Mercedes-Benz Driving Academy
Mercedes Takes Drivers Around the Benz
Take some world class cars from one of Germany’s top marques, add a day on a road course race track learning and honing your driving skills, and what do you have?
Well, besides one of my ideas of heaven, you have the Mercedes-Benz Driving Academy, which they were kind enough to invite me to on a day when the weather threatened to spoil the fun but mercifully only rained on our parade enough to show that M-B’s rain sensing wipers do, indeed, work well.
I took the course in Calgary, but it’s also being offered in other Canadian cities this year, and the organizers say their travelling road show will be back in the foothills city once the snow flies to help people to learn performance driving when conditions are less than optimal.
No similar U.S. program is offered currently, but if enough of you holler at the company you may convince them.
There are many such driving skills courses available at a variety of venues around the world, but one thing that makes the Mercedes-Benz driving academy interesting is that it lets you sample a dozen different items from the Three Pointed Star’s smorgasbord as you learn how not to prang them and then have to slink back to the instructors, embarrassedly trying to explain “well, that’s how the Mercedes Bends!”
The Mercedes-Benz Driving Academy offers four programs operated by Driving Unlimited out of Vancouver, British Columbia. There’s a half day Driving Experience, the full day Advanced Driving course and Mastering Performance course I took and the aforementioned Winter Skills program. The latter will also run a full day and use all 4MATIC vehicles for rough weather fun. Prices, in Canadian dollars, range from $395 for the half day Experience to $1595 for Mastering Performance.
That isn’t cheap, but how do you put a price tag on your own safety? If you make the skills you learn at such courses a habit, you really will be a better driver.
Of course, you may find yourself having less patience for the idiots on the road…
The 12 Mercedes-Benz vehicles range from the little B200 Turbo (currently unavailable in the U.S., which is a shame since it’s a darn fine vehicle) to the mighty E63 and CLK63 AMG’s, with models such as the C230, E320 BLUETEC diesel, ML320 4Matic Diesel, CLS550 and SLK 55AMG thrown in to keep things interesting. Participation is limited to 12 people, and each gets reasonable seat time in every vehicle, and with each instructor.
The day kicked off with a short classroom session in which the day’s activities were outlined and topics such as proper mirror and seat position were discussed. The instructors also covered the proper holding of the steering wheel and correct rearview mirror position.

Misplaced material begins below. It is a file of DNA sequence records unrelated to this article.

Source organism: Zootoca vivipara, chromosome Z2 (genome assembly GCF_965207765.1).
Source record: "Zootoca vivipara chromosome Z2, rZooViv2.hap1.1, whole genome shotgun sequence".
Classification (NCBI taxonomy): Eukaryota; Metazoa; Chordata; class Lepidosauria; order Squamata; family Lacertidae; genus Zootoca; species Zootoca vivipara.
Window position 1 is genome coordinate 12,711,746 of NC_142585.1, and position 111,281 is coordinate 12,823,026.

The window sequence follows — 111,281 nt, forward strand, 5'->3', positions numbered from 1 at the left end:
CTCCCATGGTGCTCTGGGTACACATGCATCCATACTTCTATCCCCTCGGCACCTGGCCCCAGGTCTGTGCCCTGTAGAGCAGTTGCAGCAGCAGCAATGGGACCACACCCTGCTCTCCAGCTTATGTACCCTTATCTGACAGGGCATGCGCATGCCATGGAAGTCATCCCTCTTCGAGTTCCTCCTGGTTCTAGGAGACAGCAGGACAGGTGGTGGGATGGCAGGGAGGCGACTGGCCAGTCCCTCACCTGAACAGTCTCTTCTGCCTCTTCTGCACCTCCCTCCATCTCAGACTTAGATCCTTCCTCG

I used to drive with my hands at “ten and two o’clock” on the steering wheel, but in a previous performance driving course I learned it’s better to use nine and three, which gives you a full 180 degrees of steering action without moving your hands and losing your connection with where the vehicle’s front wheels are pointing. This doesn’t apply to slow speed maneuvers such as pulling into a driveway or navigating a parking lot, but once you get moving faster than you can walk it’s a logical strategy and it works.
And keep your hands on the wheel – no driving with your arm resting on the window sill or dangling over the gear shift. Driving is a full time job.
This is one of the reasons I’m starting to love paddle shifters, which let you keep your hands on the wheel more, even though I’ve been a confirmed stickaholic all my driving life.
The driver’s seat should be placed so you can press the clutch to the floor comfortably and still keep your knee slightly bent; if you’re driving an automatic, the seat position should let you stretch your right foot to the floor comfortably (by flooring the gas pedal – so do this with the engine shut off!), with knee slightly bent. And your hands, at nine and three o’clock of course, should be about the same level as your shoulders.
Outside mirror adjustment is a controversial area in which some “official bodies” argue that they should be set so you can just see the sides of your car. But according to both courses I’ve taken, the correct positioning is to move the side mirrors outward so, with the inside mirror framing the entire rear window (or as much as possible), the outside mirrors give you the rest of the view backward, to the left and right. So, looking from left outside mirrors to the inside mirror and across to the right hand mirror you get the full panorama of what’s behind and beside you.